"Monogamy is failing men.
"Not only is it failing them, but it's a 'socially compelled sexual incarceration' that can lead to a life of anger and contempt, or so says Eric Anderson, an American sociologist at England's University of Winchester," from "Why Men Cheat" by Vicki Larson on The Huffington Post.
My pal Steven Otero sent me the link to this article examining Anderson's book, The Monogamy Gap: Men, Love, and the Reality of Cheating (Oxford University Press.) I'd scanned the book and found his conclusions reached in a study of 120 undergraduate men alternately disappointing and annoying. What do young men know about long-term monogamy? But his analysis of monogamism, as reported by Larson, is compelling. Too bad he includes women late in the story.
I posit that monogamy is just as hard, if not more so, on women than men
People have been wrestling with the monogamy questions since society first decreed, Thou shalt not cheat on thy spouse. Men can still have extramarital affairs with less consequences than women can. We are still judged more harsly for our sexual behavior. Larson notes that monogamy may be bad for men, but cheating has been good for them. If the affair is undetected, they have exciting, illicit sex with the lover and stability and loving commitment with the wife. (Can't the cheating wife enjoy the same benefits?)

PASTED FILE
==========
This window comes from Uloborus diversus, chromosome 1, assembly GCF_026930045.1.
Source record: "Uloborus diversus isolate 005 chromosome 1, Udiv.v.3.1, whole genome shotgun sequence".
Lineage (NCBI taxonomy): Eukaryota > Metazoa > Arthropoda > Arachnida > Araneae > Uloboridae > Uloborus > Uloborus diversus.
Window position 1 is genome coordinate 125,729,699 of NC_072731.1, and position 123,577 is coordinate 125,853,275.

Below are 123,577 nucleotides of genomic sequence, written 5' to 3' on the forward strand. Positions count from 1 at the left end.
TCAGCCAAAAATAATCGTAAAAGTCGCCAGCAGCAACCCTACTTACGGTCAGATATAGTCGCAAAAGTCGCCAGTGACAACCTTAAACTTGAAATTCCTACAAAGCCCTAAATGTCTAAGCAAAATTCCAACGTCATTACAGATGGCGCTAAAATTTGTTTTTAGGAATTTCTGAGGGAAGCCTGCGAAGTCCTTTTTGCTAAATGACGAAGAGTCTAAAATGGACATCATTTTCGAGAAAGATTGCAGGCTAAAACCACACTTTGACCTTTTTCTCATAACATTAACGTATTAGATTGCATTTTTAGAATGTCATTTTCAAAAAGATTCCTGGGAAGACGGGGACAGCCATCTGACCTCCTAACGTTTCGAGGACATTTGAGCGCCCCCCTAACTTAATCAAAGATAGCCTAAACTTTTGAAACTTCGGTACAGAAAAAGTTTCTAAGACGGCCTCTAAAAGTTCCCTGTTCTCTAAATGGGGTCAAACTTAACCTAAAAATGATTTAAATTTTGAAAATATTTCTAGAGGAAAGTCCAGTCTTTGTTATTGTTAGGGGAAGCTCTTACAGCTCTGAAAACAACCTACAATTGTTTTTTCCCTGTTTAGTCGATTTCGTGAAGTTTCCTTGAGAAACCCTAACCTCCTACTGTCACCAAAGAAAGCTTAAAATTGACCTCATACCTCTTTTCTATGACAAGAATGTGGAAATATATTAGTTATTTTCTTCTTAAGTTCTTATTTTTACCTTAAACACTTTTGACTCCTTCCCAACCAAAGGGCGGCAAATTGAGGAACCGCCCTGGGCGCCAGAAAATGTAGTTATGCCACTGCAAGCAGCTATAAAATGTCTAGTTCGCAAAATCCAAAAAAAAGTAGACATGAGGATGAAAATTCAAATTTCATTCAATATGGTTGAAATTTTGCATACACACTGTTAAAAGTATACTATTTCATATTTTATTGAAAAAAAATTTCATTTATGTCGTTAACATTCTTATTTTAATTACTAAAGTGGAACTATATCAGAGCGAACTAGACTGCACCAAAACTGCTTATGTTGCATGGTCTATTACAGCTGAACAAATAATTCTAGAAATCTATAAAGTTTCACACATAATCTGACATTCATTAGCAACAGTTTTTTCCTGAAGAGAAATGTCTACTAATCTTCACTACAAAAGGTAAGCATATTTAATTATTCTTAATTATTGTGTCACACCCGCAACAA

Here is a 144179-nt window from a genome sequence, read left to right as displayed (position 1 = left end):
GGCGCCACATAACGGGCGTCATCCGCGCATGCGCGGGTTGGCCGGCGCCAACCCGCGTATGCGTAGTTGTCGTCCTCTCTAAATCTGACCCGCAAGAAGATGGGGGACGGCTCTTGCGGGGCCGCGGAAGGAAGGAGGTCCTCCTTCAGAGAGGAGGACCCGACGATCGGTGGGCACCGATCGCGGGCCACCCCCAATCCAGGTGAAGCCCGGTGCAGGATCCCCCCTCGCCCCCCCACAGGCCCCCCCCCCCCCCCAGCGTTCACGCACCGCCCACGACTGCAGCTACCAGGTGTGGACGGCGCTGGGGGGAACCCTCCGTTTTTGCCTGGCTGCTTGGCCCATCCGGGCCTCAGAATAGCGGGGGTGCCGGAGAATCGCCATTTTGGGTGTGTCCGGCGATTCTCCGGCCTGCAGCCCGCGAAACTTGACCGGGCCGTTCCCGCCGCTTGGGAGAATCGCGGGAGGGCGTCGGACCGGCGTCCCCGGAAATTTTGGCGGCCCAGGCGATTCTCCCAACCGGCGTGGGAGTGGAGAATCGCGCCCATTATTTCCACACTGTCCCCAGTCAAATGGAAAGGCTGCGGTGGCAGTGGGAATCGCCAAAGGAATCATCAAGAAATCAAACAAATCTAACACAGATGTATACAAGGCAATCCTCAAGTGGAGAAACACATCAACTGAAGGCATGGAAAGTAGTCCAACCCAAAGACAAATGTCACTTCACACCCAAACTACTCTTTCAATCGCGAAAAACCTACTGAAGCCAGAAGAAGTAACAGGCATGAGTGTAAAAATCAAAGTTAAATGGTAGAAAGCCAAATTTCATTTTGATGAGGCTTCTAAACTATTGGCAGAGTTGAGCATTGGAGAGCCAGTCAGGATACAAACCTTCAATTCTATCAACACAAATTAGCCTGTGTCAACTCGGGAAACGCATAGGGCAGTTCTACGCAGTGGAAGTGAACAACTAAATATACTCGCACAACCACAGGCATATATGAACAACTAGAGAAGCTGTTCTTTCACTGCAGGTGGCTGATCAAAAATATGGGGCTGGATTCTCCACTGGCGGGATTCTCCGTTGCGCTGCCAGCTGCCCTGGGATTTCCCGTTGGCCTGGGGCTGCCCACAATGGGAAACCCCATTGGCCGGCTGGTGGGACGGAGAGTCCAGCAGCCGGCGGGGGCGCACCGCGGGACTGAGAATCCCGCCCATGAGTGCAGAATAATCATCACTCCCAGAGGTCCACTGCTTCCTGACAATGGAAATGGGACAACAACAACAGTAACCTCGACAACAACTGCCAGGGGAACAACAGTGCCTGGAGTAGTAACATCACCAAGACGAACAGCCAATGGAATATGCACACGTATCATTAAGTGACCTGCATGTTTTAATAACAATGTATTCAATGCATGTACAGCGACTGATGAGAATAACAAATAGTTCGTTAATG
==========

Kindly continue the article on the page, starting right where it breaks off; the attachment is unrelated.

Numerous studies have found women tire of monogamy faster than men do. Women shut down when the sex becomes too routine and boring; men complain about it but they still want to get laid. Generally women under-report extramarital affairs. But studies and surveys are beginning to show cheating parity developing between the genders--with a British study last year suggesting women may cheat more. Read my 2009 post: "Do women cheat more than men?"
Monogamy is failing women too.
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